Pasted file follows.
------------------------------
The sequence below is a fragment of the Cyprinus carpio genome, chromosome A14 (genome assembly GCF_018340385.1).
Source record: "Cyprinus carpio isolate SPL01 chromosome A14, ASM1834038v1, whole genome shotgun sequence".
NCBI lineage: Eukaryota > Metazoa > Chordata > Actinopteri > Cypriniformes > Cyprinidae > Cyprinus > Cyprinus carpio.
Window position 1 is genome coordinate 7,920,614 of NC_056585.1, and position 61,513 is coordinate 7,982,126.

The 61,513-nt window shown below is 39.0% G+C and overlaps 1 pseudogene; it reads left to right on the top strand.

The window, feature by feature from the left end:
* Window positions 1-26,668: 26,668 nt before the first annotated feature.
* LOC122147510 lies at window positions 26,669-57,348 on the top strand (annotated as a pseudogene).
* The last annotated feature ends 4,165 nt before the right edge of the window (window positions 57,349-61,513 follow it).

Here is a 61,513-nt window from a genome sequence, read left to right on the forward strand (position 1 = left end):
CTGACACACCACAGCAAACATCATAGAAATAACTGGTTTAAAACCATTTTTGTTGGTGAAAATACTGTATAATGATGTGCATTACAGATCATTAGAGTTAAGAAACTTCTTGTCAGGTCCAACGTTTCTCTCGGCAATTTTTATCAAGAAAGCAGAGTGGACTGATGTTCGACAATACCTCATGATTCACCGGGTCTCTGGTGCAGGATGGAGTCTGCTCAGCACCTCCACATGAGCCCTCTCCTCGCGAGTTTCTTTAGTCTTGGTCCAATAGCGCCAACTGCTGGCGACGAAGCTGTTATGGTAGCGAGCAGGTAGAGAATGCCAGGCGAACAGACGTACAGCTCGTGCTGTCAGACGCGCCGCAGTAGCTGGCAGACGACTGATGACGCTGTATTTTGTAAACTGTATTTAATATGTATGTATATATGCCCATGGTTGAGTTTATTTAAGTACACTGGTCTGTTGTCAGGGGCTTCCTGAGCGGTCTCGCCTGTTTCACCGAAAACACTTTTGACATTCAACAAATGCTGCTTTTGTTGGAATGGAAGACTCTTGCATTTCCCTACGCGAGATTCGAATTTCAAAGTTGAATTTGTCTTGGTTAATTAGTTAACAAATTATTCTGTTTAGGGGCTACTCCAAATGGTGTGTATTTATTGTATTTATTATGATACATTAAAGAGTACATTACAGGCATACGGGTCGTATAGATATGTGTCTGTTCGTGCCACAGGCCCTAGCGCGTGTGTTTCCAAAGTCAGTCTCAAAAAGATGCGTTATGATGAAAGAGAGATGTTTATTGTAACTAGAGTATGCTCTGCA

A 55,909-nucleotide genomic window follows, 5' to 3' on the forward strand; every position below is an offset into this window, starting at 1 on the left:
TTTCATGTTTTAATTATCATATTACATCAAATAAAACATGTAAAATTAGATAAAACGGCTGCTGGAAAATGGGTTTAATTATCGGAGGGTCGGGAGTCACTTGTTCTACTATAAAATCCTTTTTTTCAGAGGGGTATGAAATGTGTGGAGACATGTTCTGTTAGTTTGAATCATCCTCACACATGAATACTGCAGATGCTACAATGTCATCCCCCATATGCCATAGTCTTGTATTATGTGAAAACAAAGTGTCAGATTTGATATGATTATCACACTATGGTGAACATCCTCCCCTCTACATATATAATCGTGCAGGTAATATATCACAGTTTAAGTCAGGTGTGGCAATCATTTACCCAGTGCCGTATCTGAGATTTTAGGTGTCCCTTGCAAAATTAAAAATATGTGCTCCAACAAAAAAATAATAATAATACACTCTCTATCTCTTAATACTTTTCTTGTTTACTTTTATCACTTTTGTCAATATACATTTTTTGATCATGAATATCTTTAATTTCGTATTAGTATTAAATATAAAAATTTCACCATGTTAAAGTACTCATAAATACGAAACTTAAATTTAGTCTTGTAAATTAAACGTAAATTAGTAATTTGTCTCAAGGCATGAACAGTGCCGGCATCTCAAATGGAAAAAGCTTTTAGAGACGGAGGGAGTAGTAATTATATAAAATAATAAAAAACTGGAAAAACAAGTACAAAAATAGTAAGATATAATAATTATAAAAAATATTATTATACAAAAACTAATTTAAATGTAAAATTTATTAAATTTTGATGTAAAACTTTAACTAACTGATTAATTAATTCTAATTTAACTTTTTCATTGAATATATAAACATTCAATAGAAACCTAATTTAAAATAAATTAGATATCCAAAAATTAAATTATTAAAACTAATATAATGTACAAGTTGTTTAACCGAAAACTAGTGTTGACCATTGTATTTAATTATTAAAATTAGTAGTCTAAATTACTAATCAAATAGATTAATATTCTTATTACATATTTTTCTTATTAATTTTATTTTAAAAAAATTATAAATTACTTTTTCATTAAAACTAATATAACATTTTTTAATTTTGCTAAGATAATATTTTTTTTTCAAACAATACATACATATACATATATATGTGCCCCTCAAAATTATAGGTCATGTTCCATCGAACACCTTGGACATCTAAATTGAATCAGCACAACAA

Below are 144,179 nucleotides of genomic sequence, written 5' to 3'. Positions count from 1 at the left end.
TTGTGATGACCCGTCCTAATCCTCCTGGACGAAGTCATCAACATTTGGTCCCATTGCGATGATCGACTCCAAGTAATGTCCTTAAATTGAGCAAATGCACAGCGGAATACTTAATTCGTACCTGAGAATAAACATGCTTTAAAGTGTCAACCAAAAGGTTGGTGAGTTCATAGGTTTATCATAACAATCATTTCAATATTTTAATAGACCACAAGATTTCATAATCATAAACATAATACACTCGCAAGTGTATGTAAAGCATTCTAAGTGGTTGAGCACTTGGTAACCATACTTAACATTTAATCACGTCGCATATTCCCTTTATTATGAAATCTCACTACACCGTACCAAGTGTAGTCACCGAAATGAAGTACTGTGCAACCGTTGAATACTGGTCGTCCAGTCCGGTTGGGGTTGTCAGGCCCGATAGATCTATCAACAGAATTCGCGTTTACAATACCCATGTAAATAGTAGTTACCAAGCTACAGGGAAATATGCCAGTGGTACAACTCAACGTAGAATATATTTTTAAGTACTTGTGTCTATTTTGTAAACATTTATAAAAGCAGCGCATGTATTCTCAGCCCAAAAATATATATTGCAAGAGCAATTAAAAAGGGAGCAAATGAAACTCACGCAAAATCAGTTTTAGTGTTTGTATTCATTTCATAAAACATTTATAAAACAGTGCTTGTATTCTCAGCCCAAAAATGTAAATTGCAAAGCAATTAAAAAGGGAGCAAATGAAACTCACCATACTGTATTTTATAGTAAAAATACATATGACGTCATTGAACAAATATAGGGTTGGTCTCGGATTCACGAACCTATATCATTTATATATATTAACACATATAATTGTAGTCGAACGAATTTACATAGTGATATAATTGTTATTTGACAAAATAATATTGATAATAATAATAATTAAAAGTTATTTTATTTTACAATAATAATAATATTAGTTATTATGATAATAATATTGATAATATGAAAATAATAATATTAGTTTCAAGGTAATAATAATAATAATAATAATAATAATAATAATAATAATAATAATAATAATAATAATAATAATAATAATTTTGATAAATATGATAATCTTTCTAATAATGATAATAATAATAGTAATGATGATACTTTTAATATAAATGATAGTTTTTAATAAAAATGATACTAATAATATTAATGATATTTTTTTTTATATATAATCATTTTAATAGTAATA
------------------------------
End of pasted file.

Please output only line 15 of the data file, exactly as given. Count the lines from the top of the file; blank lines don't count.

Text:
TTGTGATGACCCGTCCTAATCCTCCTGGACGAAGTCATCAACATTTGGTCCCATTGCGATGATCGACTCCAAGTAATGTCCTTAAATTGAGCAAATGCACAGCGGAATACTTAATTCGTACCTGAGAATAAACATGCTTTAAAGTGTCAACCAAAAGGTTGGTGAGTTCATAGGTTTATCATAACAATCATTTCAATATTTTAATAGACCACAAGATTTCATAATCATAAACATAATACACTCGCAAGTGTATGTAAAGCATTCTAAGTGGTTGAGCACTTGGTAACCATACTTAACATTTAATCACGTCGCATATTCCCTTTATTATGAAATCTCACTACACCGTACCAAGTGTAGTCACCGAAATGAAGTACTGTGCAACCGTTGAATACTGGTCGTCCAGTCCGGTTGGGGTTGTCAGGCCCGATAGATCTATCAACAGAATTCGCGTTTACAATACCCATGTAAATAGTAGTTACCAAGCTACAGGGAAATATGCCAGTGGTACAACTCAACGTAGAATATATTTTTAAGTACTTGTGTCTATTTTGTAAACATTTATAAAAGCAGCGCATGTATTCTCAGCCCAAAAATATATATTGCAAGAGCAATTAAAAAGGGAGCAAATGAAACTCACGCAAAATCAGTTTTAGTGTTTGTATTCATTTCATAAAACATTTATAAAACAGTGCTTGTATTCTCAGCCCAAAAATGTAAATTGCAAAGCAATTAAAAAGGGAGCAAATGAAACTCACCATACTGTATTTTATAGTAAAAATACATATGACGTCATTGAACAAATATAGGGTTGGTCTCGGATTCACGAACCTATATCATTTATATATATTAACACATATAATTGTAGTCGAACGAATTTACATAGTGATATAATTGTTATTTGACAAAATAATATTGATAATAATAATAATTAAAAGTTATTTTATTTTACAATAATAATAATATTAGTTATTATGATAATAATATTGATAATATGAAAATAATAATATTAGTTTCAAGGTAATAATAATAATAATAATAATAATAATAATAATAATAATAATAATAATAATAATAATAATAATAATAATTTTGATAAATATGATAATCTTTCTAATAATGATAATAATAATAGTAATGATGATACTTTTAATATAAATGATAGTTTTTAATAAAAATGATACTAATAATATTAATGATATTTTTTTTTATATATAATCATTTTAATAGTAATA